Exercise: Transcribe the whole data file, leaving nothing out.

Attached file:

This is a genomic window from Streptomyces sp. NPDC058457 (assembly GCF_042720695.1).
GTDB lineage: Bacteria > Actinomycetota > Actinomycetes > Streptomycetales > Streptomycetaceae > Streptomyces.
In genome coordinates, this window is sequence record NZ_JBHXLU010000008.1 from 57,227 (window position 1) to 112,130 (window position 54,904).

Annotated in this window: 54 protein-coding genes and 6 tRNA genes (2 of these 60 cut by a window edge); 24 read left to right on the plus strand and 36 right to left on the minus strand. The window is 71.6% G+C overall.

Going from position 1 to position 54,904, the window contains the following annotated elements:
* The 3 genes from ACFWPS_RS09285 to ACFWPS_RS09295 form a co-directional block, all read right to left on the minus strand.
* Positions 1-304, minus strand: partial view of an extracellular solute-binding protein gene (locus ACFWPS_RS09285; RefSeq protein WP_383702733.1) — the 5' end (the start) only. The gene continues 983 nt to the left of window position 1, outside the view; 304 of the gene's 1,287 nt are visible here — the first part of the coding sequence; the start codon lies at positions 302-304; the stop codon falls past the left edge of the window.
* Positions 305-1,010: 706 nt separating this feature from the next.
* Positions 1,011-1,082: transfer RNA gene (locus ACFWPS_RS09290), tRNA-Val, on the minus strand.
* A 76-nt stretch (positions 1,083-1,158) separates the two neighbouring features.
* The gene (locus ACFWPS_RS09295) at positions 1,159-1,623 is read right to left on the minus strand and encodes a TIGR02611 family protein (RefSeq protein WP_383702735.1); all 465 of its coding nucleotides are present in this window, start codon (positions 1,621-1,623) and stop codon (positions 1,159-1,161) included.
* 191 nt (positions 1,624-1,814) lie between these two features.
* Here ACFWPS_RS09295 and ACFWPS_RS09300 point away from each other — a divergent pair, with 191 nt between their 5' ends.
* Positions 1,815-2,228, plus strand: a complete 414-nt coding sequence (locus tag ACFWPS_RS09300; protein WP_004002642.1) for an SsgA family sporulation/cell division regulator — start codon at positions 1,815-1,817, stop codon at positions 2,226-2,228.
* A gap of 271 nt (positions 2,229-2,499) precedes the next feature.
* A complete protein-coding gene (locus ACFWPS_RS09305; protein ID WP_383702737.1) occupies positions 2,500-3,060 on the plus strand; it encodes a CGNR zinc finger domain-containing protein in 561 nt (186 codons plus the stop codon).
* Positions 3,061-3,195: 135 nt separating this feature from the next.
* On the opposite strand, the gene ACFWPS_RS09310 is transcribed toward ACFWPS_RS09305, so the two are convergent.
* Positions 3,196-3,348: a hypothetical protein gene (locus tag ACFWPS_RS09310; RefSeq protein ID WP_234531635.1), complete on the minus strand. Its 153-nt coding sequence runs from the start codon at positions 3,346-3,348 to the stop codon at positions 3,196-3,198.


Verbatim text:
This is a genomic window from Streptomyces sp. NPDC058457 (assembly GCF_042720695.1).
GTDB lineage: Bacteria > Actinomycetota > Actinomycetes > Streptomycetales > Streptomycetaceae > Streptomyces.
In genome coordinates, this window is sequence record NZ_JBHXLU010000008.1 from 57,227 (window position 1) to 112,130 (window position 54,904).

Annotated in this window: 54 protein-coding genes and 6 tRNA genes (2 of these 60 cut by a window edge); 24 read left to right on the plus strand and 36 right to left on the minus strand. The window is 71.6% G+C overall.

Going from position 1 to position 54,904, the window contains the following annotated elements:
* The 3 genes from ACFWPS_RS09285 to ACFWPS_RS09295 form a co-directional block, all read right to left on the minus strand.
* Positions 1-304, minus strand: partial view of an extracellular solute-binding protein gene (locus ACFWPS_RS09285; RefSeq protein WP_383702733.1) — the 5' end (the start) only. The gene continues 983 nt to the left of window position 1, outside the view; 304 of the gene's 1,287 nt are visible here — the first part of the coding sequence; the start codon lies at positions 302-304; the stop codon falls past the left edge of the window.
* Positions 305-1,010: 706 nt separating this feature from the next.
* Positions 1,011-1,082: transfer RNA gene (locus ACFWPS_RS09290), tRNA-Val, on the minus strand.
* A 76-nt stretch (positions 1,083-1,158) separates the two neighbouring features.
* The gene (locus ACFWPS_RS09295) at positions 1,159-1,623 is read right to left on the minus strand and encodes a TIGR02611 family protein (RefSeq protein WP_383702735.1); all 465 of its coding nucleotides are present in this window, start codon (positions 1,621-1,623) and stop codon (positions 1,159-1,161) included.
* 191 nt (positions 1,624-1,814) lie between these two features.
* Here ACFWPS_RS09295 and ACFWPS_RS09300 point away from each other — a divergent pair, with 191 nt between their 5' ends.
* Positions 1,815-2,228, plus strand: a complete 414-nt coding sequence (locus tag ACFWPS_RS09300; protein WP_004002642.1) for an SsgA family sporulation/cell division regulator — start codon at positions 1,815-1,817, stop codon at positions 2,226-2,228.
* A gap of 271 nt (positions 2,229-2,499) precedes the next feature.
* A complete protein-coding gene (locus ACFWPS_RS09305; protein ID WP_383702737.1) occupies positions 2,500-3,060 on the plus strand; it encodes a CGNR zinc finger domain-containing protein in 561 nt (186 codons plus the stop codon).
* Positions 3,061-3,195: 135 nt separating this feature from the next.
* On the opposite strand, the gene ACFWPS_RS09310 is transcribed toward ACFWPS_RS09305, so the two are convergent.
* Positions 3,196-3,348: a hypothetical protein gene (locus tag ACFWPS_RS09310; RefSeq protein ID WP_234531635.1), complete on the minus strand. Its 153-nt coding sequence runs from the start codon at positions 3,346-3,348 to the stop codon at positions 3,196-3,198.